Data Security: With the increasing amount of data that investment funds and their back-office service providers generate and store, data security is a significant concern. Some firms may be hesitant to adopt new technology if they are not confident in the security measures. However, with the introduction of the Global Data Protection Law (GDPL) in 2016 and the Cayman Islands Data Protection Act) DPA 2021 the requirement to have structured data has never been more important. Furthermore, the increased risk of cyber attacks on firms running legacy technology is a growing concern. As cyber attacks get smarter so to is the requirement to ensure firms have the correct cyber protection in place.
Cultural Resistance: Finally, some within the industry may be resistant to change and prefer to stick with traditional methods that they know and trust.
From Catalyst’s perspective, technological innovation sits at the very heart of our service offering and is in our DNA. The team that catalyst calls its “Circle” is a representation of this and all staff are pushed to always look for ways to use technology to improve the way we work. Having teams focused on technology and not solely on deliverables has been a key factor to our growth as we have enabled our people to work smarter while constantly pushing the boundaries.
As a result, we continue to attract clients who are looking for a service provider utilizing best-in-class technology. We have found that successful adoption of new technology relies on carefully considered platform integration, remaining cognizant of the potential pitfalls and risks, and ensuring that technology is paired with a highly personalized client service experience.
What are the most significant benefits of adopting technology within a firm and how is this particularly pertinent to Cayman Islands operators?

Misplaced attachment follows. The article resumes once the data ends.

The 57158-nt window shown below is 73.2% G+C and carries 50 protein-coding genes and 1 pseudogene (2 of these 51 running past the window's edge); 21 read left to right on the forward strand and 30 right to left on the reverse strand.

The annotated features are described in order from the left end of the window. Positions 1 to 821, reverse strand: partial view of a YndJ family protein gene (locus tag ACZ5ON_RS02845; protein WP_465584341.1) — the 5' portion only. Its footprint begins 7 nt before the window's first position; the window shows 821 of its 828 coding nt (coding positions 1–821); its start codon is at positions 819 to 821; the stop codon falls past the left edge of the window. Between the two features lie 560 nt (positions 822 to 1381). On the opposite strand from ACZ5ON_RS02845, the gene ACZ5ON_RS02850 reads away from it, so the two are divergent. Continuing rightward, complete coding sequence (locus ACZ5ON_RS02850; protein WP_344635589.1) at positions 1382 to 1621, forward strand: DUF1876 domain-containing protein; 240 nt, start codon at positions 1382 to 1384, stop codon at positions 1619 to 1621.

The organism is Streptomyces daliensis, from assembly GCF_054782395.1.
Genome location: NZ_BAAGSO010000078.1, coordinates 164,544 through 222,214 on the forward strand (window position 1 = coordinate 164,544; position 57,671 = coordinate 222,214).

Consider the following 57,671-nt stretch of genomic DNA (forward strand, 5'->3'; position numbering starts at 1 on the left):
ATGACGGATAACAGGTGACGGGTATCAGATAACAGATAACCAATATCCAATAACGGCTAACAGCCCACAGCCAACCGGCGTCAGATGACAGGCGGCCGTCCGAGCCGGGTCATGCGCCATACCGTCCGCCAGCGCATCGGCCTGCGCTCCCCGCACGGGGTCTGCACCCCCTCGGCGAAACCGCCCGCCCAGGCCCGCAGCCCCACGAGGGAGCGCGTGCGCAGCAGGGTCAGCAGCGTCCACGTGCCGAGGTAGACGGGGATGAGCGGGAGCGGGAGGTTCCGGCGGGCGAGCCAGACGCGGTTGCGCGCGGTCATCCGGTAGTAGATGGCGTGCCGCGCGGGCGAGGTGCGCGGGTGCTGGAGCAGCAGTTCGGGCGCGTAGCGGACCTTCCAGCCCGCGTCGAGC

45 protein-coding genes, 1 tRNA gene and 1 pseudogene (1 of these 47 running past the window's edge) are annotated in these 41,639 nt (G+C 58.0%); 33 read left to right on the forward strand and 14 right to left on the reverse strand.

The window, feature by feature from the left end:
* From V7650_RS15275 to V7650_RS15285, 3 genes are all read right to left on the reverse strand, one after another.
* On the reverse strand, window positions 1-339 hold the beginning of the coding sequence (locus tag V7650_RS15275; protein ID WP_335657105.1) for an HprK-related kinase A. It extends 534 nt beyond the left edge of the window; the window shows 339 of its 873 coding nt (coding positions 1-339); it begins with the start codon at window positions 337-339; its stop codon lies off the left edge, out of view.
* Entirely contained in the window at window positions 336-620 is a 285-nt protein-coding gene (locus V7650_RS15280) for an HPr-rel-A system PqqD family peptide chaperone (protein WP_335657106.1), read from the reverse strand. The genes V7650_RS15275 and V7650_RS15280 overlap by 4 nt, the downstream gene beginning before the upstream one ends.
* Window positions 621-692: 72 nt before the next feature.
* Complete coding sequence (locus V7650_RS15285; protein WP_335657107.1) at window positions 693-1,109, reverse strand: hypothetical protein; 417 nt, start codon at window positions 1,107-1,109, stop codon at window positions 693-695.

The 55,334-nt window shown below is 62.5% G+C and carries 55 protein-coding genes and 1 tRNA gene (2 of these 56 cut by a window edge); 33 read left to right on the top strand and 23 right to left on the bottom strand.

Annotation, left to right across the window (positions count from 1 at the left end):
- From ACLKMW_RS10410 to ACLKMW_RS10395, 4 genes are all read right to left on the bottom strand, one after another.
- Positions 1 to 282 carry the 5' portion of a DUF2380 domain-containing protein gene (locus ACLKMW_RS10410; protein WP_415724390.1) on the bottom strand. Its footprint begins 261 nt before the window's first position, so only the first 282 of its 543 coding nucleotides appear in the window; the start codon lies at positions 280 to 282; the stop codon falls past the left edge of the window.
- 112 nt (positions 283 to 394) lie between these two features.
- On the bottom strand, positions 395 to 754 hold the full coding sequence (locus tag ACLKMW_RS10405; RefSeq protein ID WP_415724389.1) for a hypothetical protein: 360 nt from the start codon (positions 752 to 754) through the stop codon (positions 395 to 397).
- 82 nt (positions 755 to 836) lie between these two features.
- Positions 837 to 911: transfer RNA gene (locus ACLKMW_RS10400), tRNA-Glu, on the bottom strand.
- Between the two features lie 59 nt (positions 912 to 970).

The strategic adoption and integration of technology into our day-to-day operations is one of the founding principles of Catalyst. We founded our business with the intent of leveraging the opportunity presented by combining best-in-class technology with a highly experienced team to deliver a comprehensive service solution that was second to none.
The benefits of integrating technology into our business, particularly given the remote nature of the Cayman Islands as an offshore jurisdiction are:
- Increased efficiency
- Real time access to data and analytics
- Greater communication and collaboration with clients
- Reporting reliability and accuracy
- Reductions in storage, shipping, and turnaround times for physical documentation
- Simplification of the investor onboarding and AML/KYC process
Quality Vs. Quantity – One of the greatest challenges that firms face is scaling their businesses (increasing the quantity of clients, funds, assets they administer) whilst simultaneously maintaining and enhancing the quality of their service offering. Technology has the power to reduce the challenges associate with expanding your portfolio, allowing greater opportunity to focus on quality and innovation. Catalyst fully embraces this, and the team are tasked every day to question, “how can we do things better against ourselves.” Too many firms are constantly looking at how others are doing things. At Catalyst the team are driven to compete against ourselves and look to improve on the last deliverable – The use of technology allows for this.
Does more need to be done to further embed technology solutions within the Cayman Islands industry?
There is no doubt that technology will continue to play an increasingly pivotal role in the Cayman Islands’ investment funds industry. However, ensuring long-term success and continued evolution of the technology products that will power the industry will be dependent on the training, and education that is available to the next generation of product specialists and fund accountants in the local market.
As an industry, we need to ensure that we are aligned with the academic institutions, government, and regulators responsible for nurturing local talent and providing the technical skills and application specific knowledge needed to step into the industry equipped with the tools necessary to succeed and innovate.